Bayview senior housing still on hold, for now

Planning board members reserve decision to address continued traffic concerns


Islip Town Planning Board has reserved its decision on the highly-contested plan for the proposed senior housing units at 7 and 9 Bayview Avenue in East Islip.

Applicant Larry Gargano, representing Bay Green Realty, LLC, requested a change of zone from Residence A district to Residence C district in order to construct 16 semi-detached senior citizen dwellings at the site. Site plan modifications were requested as part of the application.

Planning board members reviewed a finalized site plan at the Wednesday, Feb. 3 board meeting.

The application, which was first heard at a meeting on Aug. 26, 2020, would create cottage-style, for-sale homes on the east side of Bayview Avenue, approximately 210 feet south of Montauk Highway. The homes would be restricted to 55 and older.

The 2.48-acre site would house one-and two-family units, Gargano said, which would add “variety and interest and further strengthen the cottage community-type of development we want to propose.” Units would have front or wraparound porches for residents’ use.

“We feel very confident that the project, if approved, would be a tremendous asset to the East Islip community,” Gargano said. “We’re looking to build upon the success of similar properties that we have been involved in the Town of Islip, namely in Islip, Bohemia and East Islip. We think this is a very responsible and appropriate use and application for the site.”

The updated plan, Gargano said, also increases the number of parking spaces on the property from 29 to 31.

Since the project was first proposed, senior planner Sean Colgan said the town’s traffic consultant has reviewed a traffic analysis and concluded that the site will have “minimal impact on traffic flow on the adjacent streets.”

Prior to the board’s decision, member Tim Mattimore said he understands the public’s opposition to the single-family-dwelling owners, but he said Gargano’s research shows that this project is a good idea.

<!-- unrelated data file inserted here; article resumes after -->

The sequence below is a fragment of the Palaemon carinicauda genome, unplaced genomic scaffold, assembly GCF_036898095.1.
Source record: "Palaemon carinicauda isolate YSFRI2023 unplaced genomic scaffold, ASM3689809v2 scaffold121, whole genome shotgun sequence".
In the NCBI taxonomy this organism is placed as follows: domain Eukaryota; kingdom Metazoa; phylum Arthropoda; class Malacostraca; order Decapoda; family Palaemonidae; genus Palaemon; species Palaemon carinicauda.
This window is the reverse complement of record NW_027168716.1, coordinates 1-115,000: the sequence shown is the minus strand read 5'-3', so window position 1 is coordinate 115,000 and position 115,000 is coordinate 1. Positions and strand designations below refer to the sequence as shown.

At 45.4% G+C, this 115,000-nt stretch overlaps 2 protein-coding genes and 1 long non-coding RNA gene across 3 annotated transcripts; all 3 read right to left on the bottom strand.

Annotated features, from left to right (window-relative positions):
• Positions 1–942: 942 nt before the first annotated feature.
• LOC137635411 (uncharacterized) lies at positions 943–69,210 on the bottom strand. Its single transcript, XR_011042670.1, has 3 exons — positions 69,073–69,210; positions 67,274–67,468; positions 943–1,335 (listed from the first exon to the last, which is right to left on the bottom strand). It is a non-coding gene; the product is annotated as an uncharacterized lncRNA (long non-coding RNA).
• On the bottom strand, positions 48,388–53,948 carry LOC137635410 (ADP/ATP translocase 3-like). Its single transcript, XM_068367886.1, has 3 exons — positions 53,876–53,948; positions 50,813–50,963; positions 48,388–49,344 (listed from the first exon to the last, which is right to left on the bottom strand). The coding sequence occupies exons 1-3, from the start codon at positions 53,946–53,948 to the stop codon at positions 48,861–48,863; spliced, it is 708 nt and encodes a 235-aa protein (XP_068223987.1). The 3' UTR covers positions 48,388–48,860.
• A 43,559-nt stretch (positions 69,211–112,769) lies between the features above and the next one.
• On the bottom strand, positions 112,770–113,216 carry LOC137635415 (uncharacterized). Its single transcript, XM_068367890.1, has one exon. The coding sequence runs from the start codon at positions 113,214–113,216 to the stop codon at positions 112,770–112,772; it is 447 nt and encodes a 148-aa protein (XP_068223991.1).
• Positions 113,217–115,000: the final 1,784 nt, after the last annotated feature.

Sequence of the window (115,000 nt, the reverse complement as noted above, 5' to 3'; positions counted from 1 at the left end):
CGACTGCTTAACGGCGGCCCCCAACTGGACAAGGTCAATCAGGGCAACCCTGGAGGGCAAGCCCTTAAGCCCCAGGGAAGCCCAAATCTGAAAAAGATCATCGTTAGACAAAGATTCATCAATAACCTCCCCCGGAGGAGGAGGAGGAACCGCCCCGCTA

“I know we’ve had a chance to digest this proposal from the concept point of view to where we are now,” Mattimore said. “I think it’s sort of exciting that Islip is on the cutting-edge of trying new things and new housing stock, which we often hear is necessary and required for our various hamlets to flourish. It fits in with general planning; being as close to the shopping area of East Islip as it is, that helps to confirm that this is a good idea.”

In the past, residents have proposed placing a traffic light near the site to avoid traffic congestion. Colgan said implementing a light would fall under the jurisdiction of the New York State Department of Transportation. A potential traffic signal was not addressed in the study, Colgan said.

Vice chairman Kevin Brown and board member Michael Moriarty agreed that the board should consider contacting the NYSDOT to discuss implementing a light.

“It’s not to say that I think that this project will generate an overwhelming amount of traffic,” Moriarty said. “But it might be a way to mitigate some of the concerns raised by the community if we can couple this project with a traffic light at the top of that street.”

Gargano noted that community members are capable of petitioning NYSDOT to conduct a traffic study themselves.

“I was told that, in the past, there were some concerns about a traffic light, that it might actually cause more problems than it would solve, in terms of a variety of different conditions relevant to having a traffic signal,” Gargano said.

Gargano said his team would be willing to partner with NYSDOT to consider how a light would benefit the community.

A decision was reserved by the board with the intention of giving staff additional time to examine the need for a traffic light near the site and work with the applicant to mitigate traffic concerns raised by the public. Chairman Edward Friedland recused himself from the vote.


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